By Elsa Baxter
UPDATE: Reader photos of the flooding in Sharjah, plus video and latest news.
Heavy rain that began overnight and continued into Tuesday brought chaos to the UAE's roads as motorists battled flooding and traffic jams.
Sharjah, which was badly hit by heavy rains earlier in the week was again deluged.
See the latest reader photos of the flooding in Sharjah, taken on Tuesday afternoon
Early Tuesday, most of Dubai’s main roads had partial flooding [
click here to watch Dubai flood video
], mainly around junctions, but one car was seen flipped on to its roof on Al Khail Road, eyewitnesses told local radio.
Huge puddles formed in the slow lane of Sheikh Zayed Road and strong winds overnight felled some of the Dubai Shopping Festival lights next to the overtaking lane near the Burj Khalifa. [
more Dubai flood pictures
Listeners to Radio 1 and Radio 2 told the stations there was heavy traffic heading towards Abu Dhabi. One accident was reported about 15km from the Dubai-Abu Dhabi border, with police and rescue crews in attendance.
Three lanes on Emirates Road heading towards Barsha, near Global Village, were closed due to floods.
Roads around Ibn Battuta Mall were badly flooded and were causing traffic to pile up at 6.30am. Callers said it was taking 30 minutes to drive 200m.
While, in Mirdif pools of water across many roads forced drivers to pile into one lane from the usual three.
Sharjah commuters continues to suffer as more rain fell on roads already badly flooded from earlier heavy rain.
Motorists who began their journey as early as 6am were reported to be still on road till 9am. Cars tailed back along Al Wahda street - the main route into Dubai.
Dubai’s met office issued a severe weather warning from 6pm on Monday night.
"From this evening onwards the weather will become unsettled with thunderstorms accompanied by heavy rain, strong gusty winds and the possibility of hail,” the met office said at the time.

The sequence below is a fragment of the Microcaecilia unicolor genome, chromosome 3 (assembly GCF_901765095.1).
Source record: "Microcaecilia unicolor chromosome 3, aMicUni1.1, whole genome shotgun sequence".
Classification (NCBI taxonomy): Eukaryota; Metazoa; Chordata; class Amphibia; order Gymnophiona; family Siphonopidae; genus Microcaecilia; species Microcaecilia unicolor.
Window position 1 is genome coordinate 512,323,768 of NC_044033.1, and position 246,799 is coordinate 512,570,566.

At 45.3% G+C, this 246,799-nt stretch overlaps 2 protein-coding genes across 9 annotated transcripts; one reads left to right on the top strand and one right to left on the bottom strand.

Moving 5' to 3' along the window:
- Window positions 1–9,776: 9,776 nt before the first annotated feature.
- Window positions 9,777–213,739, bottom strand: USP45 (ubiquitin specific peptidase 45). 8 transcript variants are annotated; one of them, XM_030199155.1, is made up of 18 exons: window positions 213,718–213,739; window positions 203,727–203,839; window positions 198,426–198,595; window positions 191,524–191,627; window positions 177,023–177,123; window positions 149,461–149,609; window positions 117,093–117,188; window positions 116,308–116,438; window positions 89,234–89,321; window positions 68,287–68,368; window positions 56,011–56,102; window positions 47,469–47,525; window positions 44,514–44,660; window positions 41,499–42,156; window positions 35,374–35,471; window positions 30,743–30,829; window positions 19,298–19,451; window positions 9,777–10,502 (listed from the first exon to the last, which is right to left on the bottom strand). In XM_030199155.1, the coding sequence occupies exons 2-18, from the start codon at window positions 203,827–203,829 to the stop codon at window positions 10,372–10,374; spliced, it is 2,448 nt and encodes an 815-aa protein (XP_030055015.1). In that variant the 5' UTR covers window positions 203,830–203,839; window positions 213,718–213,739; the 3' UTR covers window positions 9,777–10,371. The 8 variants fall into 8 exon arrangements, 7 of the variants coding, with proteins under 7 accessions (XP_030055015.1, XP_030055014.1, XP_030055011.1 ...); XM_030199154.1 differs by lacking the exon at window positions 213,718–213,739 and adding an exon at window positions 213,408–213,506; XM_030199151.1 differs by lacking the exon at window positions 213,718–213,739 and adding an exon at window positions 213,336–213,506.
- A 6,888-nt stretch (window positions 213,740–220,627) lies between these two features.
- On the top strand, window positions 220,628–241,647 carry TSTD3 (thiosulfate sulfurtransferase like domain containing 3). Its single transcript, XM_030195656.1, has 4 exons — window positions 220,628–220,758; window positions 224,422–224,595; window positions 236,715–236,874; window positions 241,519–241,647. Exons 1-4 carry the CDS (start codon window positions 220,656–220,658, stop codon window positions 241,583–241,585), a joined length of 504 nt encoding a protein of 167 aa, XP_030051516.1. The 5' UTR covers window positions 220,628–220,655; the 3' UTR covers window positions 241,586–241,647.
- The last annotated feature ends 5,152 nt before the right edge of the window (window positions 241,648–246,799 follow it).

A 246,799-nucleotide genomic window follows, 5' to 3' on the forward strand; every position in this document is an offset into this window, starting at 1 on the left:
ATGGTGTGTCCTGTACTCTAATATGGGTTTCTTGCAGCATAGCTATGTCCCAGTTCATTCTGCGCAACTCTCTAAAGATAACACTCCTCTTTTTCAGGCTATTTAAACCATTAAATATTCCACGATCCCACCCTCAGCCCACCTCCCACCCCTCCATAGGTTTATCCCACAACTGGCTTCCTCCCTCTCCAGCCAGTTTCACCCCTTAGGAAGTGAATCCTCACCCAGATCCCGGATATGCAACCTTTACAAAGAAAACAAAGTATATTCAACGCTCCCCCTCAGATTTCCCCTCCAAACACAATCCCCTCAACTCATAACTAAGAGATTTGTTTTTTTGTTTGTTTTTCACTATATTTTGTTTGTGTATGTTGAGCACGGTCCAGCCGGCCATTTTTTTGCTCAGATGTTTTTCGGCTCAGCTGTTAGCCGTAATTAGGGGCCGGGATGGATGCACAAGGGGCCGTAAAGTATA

“Winds may gust to 40 knots (75km/h) with poor visibility and flooding, making driving conditions difficult. This unsettled weather will persist throughout Tuesday."
WOW, Can we have more rain?
So what exacctly happened to the "state-of-the-art" drainage system that the authorities were bragging about 2 years ago after those heavy rains?
After more than 13 years of witnessing these floods in the same areas I have to wonder how infrastructure planning is handled in the UAE. After all, wouldn't it make sense to build roads with the correct crowns that direct the water flow to culverts / collection points? Not to mention the waterproofing of roofs (both MoE and Dubai Mall leak like sieves) and various other basic concepts of engineering. If you fail to plan you plan to fail....and I give a great big FAIL to the planning teams around the region.
Drainage - Posted by Wills, FYI - It was the "state-of-the-art" talk not drainage system that the authorities meant
Looking at the brighter side, I had too many pending leaves that I ended up deciding to take one during this week to avoid all the newly formed lakes, rivers, seas, and oceans in U.A.E. roads...